Neuropediatrics 2015; 46 - PS01-10
DOI: 10.1055/s-0035-1565263

Stress And The Cortisol Diurnal Profile — Is Only “High” Critical?

R. Böhm 1, P. Merschhemke 1
  • 1SPZ-Kinderklinik EvKB, Bielefeld-Bethel, Germany

Objective: Results of recent studies on the diurnal profile of cortisol are presented. Their relevance concerning the child's brain and development are discussed.

Methods: Literature review. Keywords were (early) childhood and stress, toxic stress, traumatic stress, HPA-axis, cortisol diurnal profile and mental health.

Results: Traumatic stress can have significant effects on the child's brain that may eventually result in neurotoxic tissue injury (toxic stress). The psychobiological stress reaction is essentially regulated via the HPA-axis. It was generally believed that mainly a persistent elevation of cortisol levels constituted a marker for health risks. More recent studies indicate that chronic stress may have variable effects on cortisol levels depending on the time window analyzed. Afternoon levels seem to be elevated, whereas morning levels show a tendency to decline over time. This results in a blunted profile which is seen as a specific risk factor for acute subjective stress experience as well as mental health impairment (e.g. dissocial behavior, chronic fatigue, depression) in the long run.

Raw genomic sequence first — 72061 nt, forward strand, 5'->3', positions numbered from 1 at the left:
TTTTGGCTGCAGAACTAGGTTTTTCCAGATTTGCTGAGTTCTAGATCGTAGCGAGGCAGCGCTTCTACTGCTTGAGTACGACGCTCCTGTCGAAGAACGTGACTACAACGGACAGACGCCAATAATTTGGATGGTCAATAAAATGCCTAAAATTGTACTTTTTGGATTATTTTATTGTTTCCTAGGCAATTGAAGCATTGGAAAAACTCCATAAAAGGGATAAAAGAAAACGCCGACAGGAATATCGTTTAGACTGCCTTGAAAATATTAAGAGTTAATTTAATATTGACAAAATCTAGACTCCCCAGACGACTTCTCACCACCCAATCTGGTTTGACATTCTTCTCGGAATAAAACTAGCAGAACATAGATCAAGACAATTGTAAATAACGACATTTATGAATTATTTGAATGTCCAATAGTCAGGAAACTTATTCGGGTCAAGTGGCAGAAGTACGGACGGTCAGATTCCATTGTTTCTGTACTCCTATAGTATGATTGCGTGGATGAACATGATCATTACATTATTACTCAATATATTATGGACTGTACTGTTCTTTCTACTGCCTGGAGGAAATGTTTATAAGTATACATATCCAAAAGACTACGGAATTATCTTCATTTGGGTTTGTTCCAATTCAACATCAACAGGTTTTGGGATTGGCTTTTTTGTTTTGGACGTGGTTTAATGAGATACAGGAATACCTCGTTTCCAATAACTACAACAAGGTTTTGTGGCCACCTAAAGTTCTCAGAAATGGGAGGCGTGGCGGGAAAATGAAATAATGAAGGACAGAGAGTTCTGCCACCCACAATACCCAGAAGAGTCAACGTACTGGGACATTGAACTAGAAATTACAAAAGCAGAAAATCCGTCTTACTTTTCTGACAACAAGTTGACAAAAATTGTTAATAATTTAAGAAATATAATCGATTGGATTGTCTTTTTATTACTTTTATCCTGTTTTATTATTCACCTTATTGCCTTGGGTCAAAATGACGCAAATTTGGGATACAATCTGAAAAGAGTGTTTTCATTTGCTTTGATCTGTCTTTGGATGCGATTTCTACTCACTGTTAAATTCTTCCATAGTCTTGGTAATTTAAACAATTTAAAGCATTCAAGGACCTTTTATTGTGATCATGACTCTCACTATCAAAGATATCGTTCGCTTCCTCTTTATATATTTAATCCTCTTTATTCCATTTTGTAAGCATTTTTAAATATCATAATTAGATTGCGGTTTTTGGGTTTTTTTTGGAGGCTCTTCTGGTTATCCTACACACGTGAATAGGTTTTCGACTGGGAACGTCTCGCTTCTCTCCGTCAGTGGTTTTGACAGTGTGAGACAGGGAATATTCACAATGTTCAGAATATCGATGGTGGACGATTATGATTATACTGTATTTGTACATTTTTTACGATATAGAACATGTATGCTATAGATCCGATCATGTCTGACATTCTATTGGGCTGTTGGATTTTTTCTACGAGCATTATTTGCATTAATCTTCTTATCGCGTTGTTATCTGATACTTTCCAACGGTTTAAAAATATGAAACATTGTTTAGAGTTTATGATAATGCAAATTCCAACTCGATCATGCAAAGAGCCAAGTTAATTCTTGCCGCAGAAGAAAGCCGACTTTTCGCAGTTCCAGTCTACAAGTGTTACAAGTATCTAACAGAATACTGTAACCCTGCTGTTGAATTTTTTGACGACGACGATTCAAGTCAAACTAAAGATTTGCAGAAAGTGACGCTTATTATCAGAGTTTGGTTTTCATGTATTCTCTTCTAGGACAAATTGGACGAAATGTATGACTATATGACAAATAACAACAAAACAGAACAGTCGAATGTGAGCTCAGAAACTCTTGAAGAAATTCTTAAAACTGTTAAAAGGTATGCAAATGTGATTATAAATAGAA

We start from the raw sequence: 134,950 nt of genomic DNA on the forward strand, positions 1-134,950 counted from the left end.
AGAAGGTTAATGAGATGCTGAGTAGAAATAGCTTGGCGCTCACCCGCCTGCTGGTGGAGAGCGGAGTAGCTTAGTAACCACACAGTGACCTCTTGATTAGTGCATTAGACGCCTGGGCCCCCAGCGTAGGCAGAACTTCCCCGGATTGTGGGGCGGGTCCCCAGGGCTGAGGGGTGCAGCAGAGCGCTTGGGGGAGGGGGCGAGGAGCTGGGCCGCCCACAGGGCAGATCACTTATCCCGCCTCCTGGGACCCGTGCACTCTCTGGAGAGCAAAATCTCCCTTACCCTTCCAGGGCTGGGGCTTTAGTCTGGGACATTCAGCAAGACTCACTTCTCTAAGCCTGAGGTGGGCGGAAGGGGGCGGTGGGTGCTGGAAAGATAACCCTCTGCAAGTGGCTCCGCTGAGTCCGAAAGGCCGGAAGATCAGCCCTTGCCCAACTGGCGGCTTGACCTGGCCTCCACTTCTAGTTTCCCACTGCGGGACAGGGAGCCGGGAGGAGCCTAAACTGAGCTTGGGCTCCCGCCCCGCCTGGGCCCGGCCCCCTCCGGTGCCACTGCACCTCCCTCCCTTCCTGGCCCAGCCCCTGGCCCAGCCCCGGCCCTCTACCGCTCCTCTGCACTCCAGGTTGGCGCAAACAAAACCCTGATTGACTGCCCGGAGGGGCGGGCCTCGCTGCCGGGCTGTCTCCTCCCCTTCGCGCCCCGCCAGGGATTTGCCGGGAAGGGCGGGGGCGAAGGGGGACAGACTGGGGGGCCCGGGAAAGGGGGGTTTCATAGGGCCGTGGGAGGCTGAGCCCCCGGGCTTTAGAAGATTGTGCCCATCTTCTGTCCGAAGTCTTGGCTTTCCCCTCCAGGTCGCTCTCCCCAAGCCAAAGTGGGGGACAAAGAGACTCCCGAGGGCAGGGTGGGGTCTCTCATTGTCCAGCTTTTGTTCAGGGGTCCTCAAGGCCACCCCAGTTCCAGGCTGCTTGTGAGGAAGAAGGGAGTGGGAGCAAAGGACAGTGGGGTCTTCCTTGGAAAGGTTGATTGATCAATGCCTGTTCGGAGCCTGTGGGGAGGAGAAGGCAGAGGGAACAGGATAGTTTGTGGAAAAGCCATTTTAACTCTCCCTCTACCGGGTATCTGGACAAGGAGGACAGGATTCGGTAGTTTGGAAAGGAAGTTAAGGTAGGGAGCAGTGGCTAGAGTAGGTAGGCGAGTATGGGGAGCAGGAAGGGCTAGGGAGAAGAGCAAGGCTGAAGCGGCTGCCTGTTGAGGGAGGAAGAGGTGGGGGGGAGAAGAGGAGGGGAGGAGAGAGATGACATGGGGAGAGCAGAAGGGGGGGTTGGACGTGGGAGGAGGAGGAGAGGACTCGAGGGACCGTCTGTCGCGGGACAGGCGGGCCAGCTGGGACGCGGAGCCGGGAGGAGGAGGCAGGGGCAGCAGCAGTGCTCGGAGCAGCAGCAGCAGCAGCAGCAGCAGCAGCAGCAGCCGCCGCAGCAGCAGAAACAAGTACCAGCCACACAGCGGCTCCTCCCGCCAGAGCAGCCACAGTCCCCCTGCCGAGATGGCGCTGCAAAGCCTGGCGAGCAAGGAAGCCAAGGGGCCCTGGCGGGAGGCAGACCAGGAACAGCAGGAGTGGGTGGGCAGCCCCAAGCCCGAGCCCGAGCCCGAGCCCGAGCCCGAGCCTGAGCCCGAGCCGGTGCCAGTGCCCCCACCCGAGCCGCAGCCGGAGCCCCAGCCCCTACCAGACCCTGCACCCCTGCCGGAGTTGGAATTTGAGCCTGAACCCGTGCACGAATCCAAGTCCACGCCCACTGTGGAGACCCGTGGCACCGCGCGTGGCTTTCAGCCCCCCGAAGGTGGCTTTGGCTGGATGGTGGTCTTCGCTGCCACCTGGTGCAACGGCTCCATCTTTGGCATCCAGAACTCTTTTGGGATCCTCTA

Conclusion: Studies of childhood stress should include a focus on the dynamics of the cortisol diurnal profile. Lowered levels especially in the morning may point to the presence of traumatic stress. The resulting blunted profile indicates possible risk for wellbeing and health.



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2 Miller GE, Chen E, Zhou ES. If it goes up, must it come down? Chronic stress and the hypothalamic-pituitary-adrenocortical axis in humans. Psychol Bull 2007;133 (1):25–45